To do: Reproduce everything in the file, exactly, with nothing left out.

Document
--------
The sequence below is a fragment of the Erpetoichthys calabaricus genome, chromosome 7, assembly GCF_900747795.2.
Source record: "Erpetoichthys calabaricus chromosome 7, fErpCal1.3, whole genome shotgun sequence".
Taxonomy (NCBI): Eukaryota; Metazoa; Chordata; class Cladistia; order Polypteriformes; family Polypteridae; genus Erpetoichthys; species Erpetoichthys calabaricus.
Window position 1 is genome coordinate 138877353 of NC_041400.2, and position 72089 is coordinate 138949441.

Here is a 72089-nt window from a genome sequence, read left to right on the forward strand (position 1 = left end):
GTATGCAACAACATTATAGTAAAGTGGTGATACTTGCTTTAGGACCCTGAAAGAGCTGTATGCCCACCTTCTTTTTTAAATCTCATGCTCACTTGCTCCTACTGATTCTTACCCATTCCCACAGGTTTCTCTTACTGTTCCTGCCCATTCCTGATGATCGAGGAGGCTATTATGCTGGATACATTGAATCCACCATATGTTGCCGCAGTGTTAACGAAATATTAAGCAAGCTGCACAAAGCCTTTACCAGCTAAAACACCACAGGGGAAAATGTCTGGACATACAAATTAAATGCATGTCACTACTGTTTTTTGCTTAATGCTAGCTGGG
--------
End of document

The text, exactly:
The sequence below is a fragment of the Erpetoichthys calabaricus genome, chromosome 7, assembly GCF_900747795.2.
Source record: "Erpetoichthys calabaricus chromosome 7, fErpCal1.3, whole genome shotgun sequence".
Taxonomy (NCBI): Eukaryota; Metazoa; Chordata; class Cladistia; order Polypteriformes; family Polypteridae; genus Erpetoichthys; species Erpetoichthys calabaricus.
Window position 1 is genome coordinate 138877353 of NC_041400.2, and position 72089 is coordinate 138949441.

Here is a 72089-nt window from a genome sequence, read left to right on the forward strand (position 1 = left end):
GTATGCAACAACATTATAGTAAAGTGGTGATACTTGCTTTAGGACCCTGAAAGAGCTGTATGCCCACCTTCTTTTTTAAATCTCATGCTCACTTGCTCCTACTGATTCTTACCCATTCCCACAGGTTTCTCTTACTGTTCCTGCCCATTCCTGATGATCGAGGAGGCTATTATGCTGGATACATTGAATCCACCATATGTTGCCGCAGTGTTAACGAAATATTAAGCAAGCTGCACAAAGCCTTTACCAGCTAAAACACCACAGGGGAAAATGTCTGGACATACAAATTAAATGCATGTCACTACTGTTTTTTGCTTAATGCTAGCTGGG